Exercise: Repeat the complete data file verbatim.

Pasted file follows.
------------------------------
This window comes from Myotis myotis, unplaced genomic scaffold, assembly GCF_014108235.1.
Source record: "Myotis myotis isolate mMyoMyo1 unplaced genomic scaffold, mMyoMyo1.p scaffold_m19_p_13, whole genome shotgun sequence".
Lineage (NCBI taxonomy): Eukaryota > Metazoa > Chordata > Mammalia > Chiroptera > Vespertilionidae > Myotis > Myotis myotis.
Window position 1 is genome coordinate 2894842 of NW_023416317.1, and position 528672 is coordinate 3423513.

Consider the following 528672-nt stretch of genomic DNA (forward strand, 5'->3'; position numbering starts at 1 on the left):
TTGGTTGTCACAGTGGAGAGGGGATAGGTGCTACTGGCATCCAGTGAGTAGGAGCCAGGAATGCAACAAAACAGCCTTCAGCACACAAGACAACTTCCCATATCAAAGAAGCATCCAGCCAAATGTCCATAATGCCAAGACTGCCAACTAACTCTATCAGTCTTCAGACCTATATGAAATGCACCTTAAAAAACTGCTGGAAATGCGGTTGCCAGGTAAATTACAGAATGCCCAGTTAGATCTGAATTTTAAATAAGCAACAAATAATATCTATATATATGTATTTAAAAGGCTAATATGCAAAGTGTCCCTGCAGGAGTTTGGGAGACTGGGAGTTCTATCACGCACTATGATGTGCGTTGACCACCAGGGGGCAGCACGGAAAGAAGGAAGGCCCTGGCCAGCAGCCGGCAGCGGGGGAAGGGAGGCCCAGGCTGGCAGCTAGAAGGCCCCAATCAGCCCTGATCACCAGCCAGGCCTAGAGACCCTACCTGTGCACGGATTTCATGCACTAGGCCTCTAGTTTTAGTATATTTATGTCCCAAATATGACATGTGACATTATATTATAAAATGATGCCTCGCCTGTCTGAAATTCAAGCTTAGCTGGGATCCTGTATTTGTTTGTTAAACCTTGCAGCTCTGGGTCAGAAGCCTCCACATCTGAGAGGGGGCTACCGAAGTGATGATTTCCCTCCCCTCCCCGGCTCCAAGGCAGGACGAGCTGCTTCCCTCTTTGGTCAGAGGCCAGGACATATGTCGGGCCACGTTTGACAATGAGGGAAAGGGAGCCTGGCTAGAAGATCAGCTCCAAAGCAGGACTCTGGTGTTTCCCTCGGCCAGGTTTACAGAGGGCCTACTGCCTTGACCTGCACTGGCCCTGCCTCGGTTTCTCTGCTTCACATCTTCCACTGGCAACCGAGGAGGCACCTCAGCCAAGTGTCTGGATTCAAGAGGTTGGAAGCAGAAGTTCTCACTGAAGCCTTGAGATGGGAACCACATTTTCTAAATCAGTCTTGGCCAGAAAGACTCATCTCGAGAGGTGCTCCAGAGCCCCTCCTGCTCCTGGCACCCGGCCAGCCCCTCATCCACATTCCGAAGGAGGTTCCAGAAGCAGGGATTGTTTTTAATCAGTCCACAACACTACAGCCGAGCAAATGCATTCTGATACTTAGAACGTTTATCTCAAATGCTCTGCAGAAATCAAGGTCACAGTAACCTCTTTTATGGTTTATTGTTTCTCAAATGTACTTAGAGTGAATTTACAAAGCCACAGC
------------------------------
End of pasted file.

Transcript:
This window comes from Myotis myotis, unplaced genomic scaffold, assembly GCF_014108235.1.
Source record: "Myotis myotis isolate mMyoMyo1 unplaced genomic scaffold, mMyoMyo1.p scaffold_m19_p_13, whole genome shotgun sequence".
Lineage (NCBI taxonomy): Eukaryota > Metazoa > Chordata > Mammalia > Chiroptera > Vespertilionidae > Myotis > Myotis myotis.
Window position 1 is genome coordinate 2894842 of NW_023416317.1, and position 528672 is coordinate 3423513.

Consider the following 528672-nt stretch of genomic DNA (forward strand, 5'->3'; position numbering starts at 1 on the left):
TTGGTTGTCACAGTGGAGAGGGGATAGGTGCTACTGGCATCCAGTGAGTAGGAGCCAGGAATGCAACAAAACAGCCTTCAGCACACAAGACAACTTCCCATATCAAAGAAGCATCCAGCCAAATGTCCATAATGCCAAGACTGCCAACTAACTCTATCAGTCTTCAGACCTATATGAAATGCACCTTAAAAAACTGCTGGAAATGCGGTTGCCAGGTAAATTACAGAATGCCCAGTTAGATCTGAATTTTAAATAAGCAACAAATAATATCTATATATATGTATTTAAAAGGCTAATATGCAAAGTGTCCCTGCAGGAGTTTGGGAGACTGGGAGTTCTATCACGCACTATGATGTGCGTTGACCACCAGGGGGCAGCACGGAAAGAAGGAAGGCCCTGGCCAGCAGCCGGCAGCGGGGGAAGGGAGGCCCAGGCTGGCAGCTAGAAGGCCCCAATCAGCCCTGATCACCAGCCAGGCCTAGAGACCCTACCTGTGCACGGATTTCATGCACTAGGCCTCTAGTTTTAGTATATTTATGTCCCAAATATGACATGTGACATTATATTATAAAATGATGCCTCGCCTGTCTGAAATTCAAGCTTAGCTGGGATCCTGTATTTGTTTGTTAAACCTTGCAGCTCTGGGTCAGAAGCCTCCACATCTGAGAGGGGGCTACCGAAGTGATGATTTCCCTCCCCTCCCCGGCTCCAAGGCAGGACGAGCTGCTTCCCTCTTTGGTCAGAGGCCAGGACATATGTCGGGCCACGTTTGACAATGAGGGAAAGGGAGCCTGGCTAGAAGATCAGCTCCAAAGCAGGACTCTGGTGTTTCCCTCGGCCAGGTTTACAGAGGGCCTACTGCCTTGACCTGCACTGGCCCTGCCTCGGTTTCTCTGCTTCACATCTTCCACTGGCAACCGAGGAGGCACCTCAGCCAAGTGTCTGGATTCAAGAGGTTGGAAGCAGAAGTTCTCACTGAAGCCTTGAGATGGGAACCACATTTTCTAAATCAGTCTTGGCCAGAAAGACTCATCTCGAGAGGTGCTCCAGAGCCCCTCCTGCTCCTGGCACCCGGCCAGCCCCTCATCCACATTCCGAAGGAGGTTCCAGAAGCAGGGATTGTTTTTAATCAGTCCACAACACTACAGCCGAGCAAATGCATTCTGATACTTAGAACGTTTATCTCAAATGCTCTGCAGAAATCAAGGTCACAGTAACCTCTTTTATGGTTTATTGTTTCTCAAATGTACTTAGAGTGAATTTACAAAGCCACAGC